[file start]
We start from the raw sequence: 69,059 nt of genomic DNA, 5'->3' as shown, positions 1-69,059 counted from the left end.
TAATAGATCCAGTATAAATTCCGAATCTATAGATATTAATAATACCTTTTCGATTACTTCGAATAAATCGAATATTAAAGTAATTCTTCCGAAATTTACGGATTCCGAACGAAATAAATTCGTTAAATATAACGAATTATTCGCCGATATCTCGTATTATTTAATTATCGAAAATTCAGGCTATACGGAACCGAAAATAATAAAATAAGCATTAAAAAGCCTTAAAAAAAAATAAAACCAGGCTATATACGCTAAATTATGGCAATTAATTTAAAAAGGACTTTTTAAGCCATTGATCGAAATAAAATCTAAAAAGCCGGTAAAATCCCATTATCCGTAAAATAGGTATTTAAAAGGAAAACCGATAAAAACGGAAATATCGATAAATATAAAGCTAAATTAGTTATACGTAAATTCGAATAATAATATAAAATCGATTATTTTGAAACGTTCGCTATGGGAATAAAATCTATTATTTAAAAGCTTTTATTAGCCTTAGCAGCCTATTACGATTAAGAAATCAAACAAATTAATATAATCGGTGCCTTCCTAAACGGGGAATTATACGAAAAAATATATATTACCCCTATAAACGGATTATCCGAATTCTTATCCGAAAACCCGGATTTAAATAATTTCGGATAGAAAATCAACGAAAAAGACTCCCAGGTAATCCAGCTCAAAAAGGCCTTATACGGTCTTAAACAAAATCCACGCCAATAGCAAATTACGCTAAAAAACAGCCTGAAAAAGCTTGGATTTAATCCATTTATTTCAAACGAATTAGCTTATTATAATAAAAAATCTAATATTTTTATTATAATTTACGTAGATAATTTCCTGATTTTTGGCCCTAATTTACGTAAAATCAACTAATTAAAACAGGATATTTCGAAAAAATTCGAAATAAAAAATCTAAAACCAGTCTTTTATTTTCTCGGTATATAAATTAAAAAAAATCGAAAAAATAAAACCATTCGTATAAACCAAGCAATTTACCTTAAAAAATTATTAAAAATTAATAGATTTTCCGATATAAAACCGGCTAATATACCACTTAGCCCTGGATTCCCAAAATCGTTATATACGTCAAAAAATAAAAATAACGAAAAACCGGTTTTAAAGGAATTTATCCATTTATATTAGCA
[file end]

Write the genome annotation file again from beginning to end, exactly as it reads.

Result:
We start from the raw sequence: 69,059 nt of genomic DNA, 5'->3' as shown, positions 1-69,059 counted from the left end.
TAATAGATCCAGTATAAATTCCGAATCTATAGATATTAATAATACCTTTTCGATTACTTCGAATAAATCGAATATTAAAGTAATTCTTCCGAAATTTACGGATTCCGAACGAAATAAATTCGTTAAATATAACGAATTATTCGCCGATATCTCGTATTATTTAATTATCGAAAATTCAGGCTATACGGAACCGAAAATAATAAAATAAGCATTAAAAAGCCTTAAAAAAAAATAAAACCAGGCTATATACGCTAAATTATGGCAATTAATTTAAAAAGGACTTTTTAAGCCATTGATCGAAATAAAATCTAAAAAGCCGGTAAAATCCCATTATCCGTAAAATAGGTATTTAAAAGGAAAACCGATAAAAACGGAAATATCGATAAATATAAAGCTAAATTAGTTATACGTAAATTCGAATAATAATATAAAATCGATTATTTTGAAACGTTCGCTATGGGAATAAAATCTATTATTTAAAAGCTTTTATTAGCCTTAGCAGCCTATTACGATTAAGAAATCAAACAAATTAATATAATCGGTGCCTTCCTAAACGGGGAATTATACGAAAAAATATATATTACCCCTATAAACGGATTATCCGAATTCTTATCCGAAAACCCGGATTTAAATAATTTCGGATAGAAAATCAACGAAAAAGACTCCCAGGTAATCCAGCTCAAAAAGGCCTTATACGGTCTTAAACAAAATCCACGCCAATAGCAAATTACGCTAAAAAACAGCCTGAAAAAGCTTGGATTTAATCCATTTATTTCAAACGAATTAGCTTATTATAATAAAAAATCTAATATTTTTATTATAATTTACGTAGATAATTTCCTGATTTTTGGCCCTAATTTACGTAAAATCAACTAATTAAAACAGGATATTTCGAAAAAATTCGAAATAAAAAATCTAAAACCAGTCTTTTATTTTCTCGGTATATAAATTAAAAAAAATCGAAAAAATAAAACCATTCGTATAAACCAAGCAATTTACCTTAAAAAATTATTAAAAATTAATAGATTTTCCGATATAAAACCGGCTAATATACCACTTAGCCCTGGATTCCCAAAATCGTTATATACGTCAAAAAATAAAAATAACGAAAAACCGGTTTTAAAGGAATTTATCCATTTATATTAGCA